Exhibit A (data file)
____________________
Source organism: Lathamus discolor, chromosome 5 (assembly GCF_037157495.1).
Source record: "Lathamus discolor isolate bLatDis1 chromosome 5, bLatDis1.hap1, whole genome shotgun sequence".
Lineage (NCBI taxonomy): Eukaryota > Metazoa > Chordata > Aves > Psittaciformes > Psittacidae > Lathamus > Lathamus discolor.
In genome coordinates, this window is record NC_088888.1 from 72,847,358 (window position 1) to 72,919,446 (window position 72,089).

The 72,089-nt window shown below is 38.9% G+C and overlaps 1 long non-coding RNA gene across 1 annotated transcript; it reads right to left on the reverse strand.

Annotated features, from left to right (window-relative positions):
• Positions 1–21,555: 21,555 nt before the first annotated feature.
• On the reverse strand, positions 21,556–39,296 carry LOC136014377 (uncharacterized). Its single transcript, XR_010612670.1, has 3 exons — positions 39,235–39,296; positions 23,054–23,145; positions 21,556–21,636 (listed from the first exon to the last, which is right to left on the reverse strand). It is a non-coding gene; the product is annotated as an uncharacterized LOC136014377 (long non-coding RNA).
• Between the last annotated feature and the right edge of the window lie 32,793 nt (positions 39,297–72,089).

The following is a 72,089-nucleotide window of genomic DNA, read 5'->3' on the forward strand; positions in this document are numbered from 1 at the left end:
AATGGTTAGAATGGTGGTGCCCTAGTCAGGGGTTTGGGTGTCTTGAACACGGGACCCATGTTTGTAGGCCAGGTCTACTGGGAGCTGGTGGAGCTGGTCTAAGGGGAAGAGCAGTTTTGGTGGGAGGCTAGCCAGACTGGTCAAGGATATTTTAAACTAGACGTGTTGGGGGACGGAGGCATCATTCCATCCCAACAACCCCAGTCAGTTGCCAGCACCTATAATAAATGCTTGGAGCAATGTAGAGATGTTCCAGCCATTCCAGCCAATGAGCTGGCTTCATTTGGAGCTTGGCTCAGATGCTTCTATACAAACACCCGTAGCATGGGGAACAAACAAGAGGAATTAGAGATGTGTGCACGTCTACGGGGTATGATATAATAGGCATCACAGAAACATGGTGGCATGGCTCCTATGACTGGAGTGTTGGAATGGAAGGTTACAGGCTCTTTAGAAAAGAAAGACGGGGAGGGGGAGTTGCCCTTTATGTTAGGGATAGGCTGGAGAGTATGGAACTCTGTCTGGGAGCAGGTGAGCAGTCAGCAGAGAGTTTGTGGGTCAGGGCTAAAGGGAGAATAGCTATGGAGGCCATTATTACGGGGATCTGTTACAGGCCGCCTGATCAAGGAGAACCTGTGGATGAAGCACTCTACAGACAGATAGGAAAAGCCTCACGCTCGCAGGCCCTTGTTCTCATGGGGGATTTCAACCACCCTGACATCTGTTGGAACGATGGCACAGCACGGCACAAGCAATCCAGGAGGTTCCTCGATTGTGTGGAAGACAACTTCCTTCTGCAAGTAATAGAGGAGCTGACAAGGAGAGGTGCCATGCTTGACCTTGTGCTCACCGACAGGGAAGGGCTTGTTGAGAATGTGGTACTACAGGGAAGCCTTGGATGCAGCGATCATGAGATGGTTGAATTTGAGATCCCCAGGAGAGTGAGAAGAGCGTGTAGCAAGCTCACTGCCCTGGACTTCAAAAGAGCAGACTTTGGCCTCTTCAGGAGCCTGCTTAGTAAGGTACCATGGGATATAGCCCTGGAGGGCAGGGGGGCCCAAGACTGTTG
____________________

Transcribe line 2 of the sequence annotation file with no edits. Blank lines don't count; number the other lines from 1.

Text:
Source record: "Lathamus discolor isolate bLatDis1 chromosome 5, bLatDis1.hap1, whole genome shotgun sequence".